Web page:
Hands Would Buy EMI If Price Is Right

Having lost control of EMI because his private equity firm couldn’t repay the loans needed to buy it, Guy Hands says he’d be willing to buy it back if the price is right.

“We disagree quite strongly about what it’s worth,” he said, during a speech in Guernsey.

Although EMI chief exec Roger Faxon believes that Citigroup’s seizure of the company has given it “one of the most robust balance sheets in the industry” and told the Los Angeles Times it has “a very strong underlying business,” Faxon also expects it’s only a matter of time before the U.S. banker sells it.

UK newspapers have conflicting reports of what the future is likely to hold for EMI, with some stories suggesting 2011 will be a year of major upheaval for the major music business companies.

Some have suggested Warner Music is readying itself for a bid for what was the only remaining English-owned major, but the Mail On Sunday says Hands may be making a bid for Warner and EMI and merging the two groups.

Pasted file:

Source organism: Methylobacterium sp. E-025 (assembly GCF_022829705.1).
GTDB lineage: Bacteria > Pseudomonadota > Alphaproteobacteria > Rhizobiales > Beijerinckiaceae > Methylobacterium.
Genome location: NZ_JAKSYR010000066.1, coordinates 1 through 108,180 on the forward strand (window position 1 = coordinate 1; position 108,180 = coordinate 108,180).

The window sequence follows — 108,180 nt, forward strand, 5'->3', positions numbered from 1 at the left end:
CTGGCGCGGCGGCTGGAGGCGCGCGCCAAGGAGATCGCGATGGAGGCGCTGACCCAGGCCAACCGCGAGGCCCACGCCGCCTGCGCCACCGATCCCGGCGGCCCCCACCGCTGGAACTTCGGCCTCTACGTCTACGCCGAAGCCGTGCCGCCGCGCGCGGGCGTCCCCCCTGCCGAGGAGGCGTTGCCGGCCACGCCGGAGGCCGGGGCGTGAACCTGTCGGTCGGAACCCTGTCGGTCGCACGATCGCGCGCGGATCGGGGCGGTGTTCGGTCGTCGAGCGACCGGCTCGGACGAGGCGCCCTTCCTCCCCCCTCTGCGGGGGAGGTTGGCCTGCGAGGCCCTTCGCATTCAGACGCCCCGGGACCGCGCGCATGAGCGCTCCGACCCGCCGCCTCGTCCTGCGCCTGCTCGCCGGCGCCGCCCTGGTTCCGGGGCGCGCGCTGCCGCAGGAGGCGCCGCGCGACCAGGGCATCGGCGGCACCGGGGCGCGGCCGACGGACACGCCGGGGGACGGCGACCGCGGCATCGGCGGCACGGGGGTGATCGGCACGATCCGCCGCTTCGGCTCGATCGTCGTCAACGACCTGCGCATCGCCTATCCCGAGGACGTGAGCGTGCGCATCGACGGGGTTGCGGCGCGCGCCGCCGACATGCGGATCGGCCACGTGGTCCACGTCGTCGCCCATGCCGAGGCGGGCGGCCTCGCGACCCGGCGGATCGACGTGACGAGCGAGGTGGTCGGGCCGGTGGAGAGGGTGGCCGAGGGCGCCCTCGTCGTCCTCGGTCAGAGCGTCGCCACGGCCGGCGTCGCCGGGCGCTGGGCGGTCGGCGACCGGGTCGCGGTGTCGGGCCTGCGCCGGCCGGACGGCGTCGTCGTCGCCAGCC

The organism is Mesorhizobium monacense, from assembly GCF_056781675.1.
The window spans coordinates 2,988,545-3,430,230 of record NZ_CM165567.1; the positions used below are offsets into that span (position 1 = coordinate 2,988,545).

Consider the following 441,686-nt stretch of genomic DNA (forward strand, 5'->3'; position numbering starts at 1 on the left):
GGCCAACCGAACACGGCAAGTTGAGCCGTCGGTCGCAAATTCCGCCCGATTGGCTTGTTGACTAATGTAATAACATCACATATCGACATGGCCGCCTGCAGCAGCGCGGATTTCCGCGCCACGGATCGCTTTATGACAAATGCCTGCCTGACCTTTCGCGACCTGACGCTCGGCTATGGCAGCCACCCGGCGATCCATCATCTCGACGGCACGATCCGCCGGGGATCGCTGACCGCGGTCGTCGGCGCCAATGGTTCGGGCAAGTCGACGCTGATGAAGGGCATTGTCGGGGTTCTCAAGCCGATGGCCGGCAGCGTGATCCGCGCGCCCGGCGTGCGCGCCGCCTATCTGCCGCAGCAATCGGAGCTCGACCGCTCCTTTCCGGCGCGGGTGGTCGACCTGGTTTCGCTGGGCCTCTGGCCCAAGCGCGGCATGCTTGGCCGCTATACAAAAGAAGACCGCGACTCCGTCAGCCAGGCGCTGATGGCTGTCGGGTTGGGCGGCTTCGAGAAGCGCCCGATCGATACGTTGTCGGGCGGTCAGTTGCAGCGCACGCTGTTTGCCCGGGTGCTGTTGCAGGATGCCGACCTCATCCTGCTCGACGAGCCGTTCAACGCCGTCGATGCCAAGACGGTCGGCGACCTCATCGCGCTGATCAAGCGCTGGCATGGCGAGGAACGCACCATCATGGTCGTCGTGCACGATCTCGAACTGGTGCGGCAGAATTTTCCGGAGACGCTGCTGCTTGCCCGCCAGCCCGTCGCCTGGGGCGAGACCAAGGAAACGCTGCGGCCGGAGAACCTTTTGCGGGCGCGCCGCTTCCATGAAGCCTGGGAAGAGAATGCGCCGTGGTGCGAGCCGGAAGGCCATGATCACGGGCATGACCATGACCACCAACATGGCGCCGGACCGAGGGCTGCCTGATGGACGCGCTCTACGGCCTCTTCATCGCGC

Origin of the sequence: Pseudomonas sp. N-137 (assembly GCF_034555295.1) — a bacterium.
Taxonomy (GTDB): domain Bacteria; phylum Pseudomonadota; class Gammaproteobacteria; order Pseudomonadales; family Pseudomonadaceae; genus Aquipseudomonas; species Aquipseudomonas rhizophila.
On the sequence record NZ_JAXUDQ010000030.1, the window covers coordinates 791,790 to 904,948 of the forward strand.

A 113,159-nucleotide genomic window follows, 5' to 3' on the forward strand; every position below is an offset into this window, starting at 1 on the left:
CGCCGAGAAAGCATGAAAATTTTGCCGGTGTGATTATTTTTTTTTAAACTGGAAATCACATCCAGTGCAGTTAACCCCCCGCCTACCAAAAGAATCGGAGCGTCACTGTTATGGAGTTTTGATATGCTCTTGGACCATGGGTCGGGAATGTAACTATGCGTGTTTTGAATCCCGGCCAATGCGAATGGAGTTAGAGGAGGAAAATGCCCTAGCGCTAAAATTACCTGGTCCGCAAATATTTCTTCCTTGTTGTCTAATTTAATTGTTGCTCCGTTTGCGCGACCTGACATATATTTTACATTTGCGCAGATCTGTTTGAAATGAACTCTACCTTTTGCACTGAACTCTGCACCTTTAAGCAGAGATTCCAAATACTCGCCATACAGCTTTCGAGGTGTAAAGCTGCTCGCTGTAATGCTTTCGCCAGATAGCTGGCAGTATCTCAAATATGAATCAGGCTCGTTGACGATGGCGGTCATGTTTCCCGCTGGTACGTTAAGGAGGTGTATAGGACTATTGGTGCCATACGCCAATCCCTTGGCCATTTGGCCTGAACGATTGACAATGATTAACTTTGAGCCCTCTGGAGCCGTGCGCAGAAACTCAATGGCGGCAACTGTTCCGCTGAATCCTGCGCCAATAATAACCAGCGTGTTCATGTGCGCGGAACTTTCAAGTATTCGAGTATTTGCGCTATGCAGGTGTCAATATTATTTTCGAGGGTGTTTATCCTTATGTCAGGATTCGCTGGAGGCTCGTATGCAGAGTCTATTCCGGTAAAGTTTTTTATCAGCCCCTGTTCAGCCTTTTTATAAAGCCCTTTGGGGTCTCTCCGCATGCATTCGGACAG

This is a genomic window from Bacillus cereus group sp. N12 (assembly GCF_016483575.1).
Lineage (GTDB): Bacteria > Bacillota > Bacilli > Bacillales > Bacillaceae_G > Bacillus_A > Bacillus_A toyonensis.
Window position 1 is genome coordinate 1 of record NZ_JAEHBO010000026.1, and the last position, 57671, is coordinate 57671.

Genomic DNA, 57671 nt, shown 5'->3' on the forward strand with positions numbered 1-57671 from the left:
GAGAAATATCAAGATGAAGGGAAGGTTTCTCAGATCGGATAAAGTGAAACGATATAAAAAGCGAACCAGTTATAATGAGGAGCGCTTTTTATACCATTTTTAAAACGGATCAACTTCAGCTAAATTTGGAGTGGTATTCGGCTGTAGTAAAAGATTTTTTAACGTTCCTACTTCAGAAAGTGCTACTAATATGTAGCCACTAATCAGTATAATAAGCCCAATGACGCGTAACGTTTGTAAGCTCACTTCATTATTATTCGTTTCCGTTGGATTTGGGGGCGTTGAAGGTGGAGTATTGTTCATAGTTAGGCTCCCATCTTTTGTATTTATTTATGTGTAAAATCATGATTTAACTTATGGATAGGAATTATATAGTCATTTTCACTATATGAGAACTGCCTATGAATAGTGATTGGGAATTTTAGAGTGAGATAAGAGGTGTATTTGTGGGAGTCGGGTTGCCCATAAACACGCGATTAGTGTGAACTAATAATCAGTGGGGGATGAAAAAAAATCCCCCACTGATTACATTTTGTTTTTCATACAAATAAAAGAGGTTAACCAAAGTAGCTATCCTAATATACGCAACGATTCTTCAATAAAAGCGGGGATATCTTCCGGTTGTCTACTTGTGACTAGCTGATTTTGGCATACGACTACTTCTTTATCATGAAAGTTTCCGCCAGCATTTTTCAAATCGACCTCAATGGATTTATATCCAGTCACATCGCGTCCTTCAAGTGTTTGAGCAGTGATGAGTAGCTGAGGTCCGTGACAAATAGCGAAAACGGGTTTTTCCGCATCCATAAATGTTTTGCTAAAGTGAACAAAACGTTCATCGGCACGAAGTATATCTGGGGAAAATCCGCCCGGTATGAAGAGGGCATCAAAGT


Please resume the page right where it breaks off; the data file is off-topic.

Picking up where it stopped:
The record business has already cost Hands’ Terra Firma equity vehicle at least £2 billion.

It would also raise competition issues that would likely require one of the two companies’ publishing interests to be sold.

There’s also the question of how Hands would raise the money. Terra Firma investors are understood to have constrained him from making big deals for some time, and commit no more than 10 to 15 percent of any fund he raises to future deals.

He committed more than 30 percent of two funds to buy and hang on to EMI for over three years.

Financial website This Is Money says Hands is understood to have been approached by new investors ready to back a £1.6 billion bid for EMI – less than half what he paid in 2007 – while other papers are suggesting rival bidders for either EMI or Warner could include Canada Pension Plan, Dutch music publisher Imagem or U.S. private equity group KKR.

During the course of his Guernsey speech, Hands revealed that he had sought advice on how to slash EMI’s overheads from such an unlikely source as Rolling Stones frontman Mick Jagger, who suggested he axe the slew of “pretty girls carrying water bottles” for EMI acts.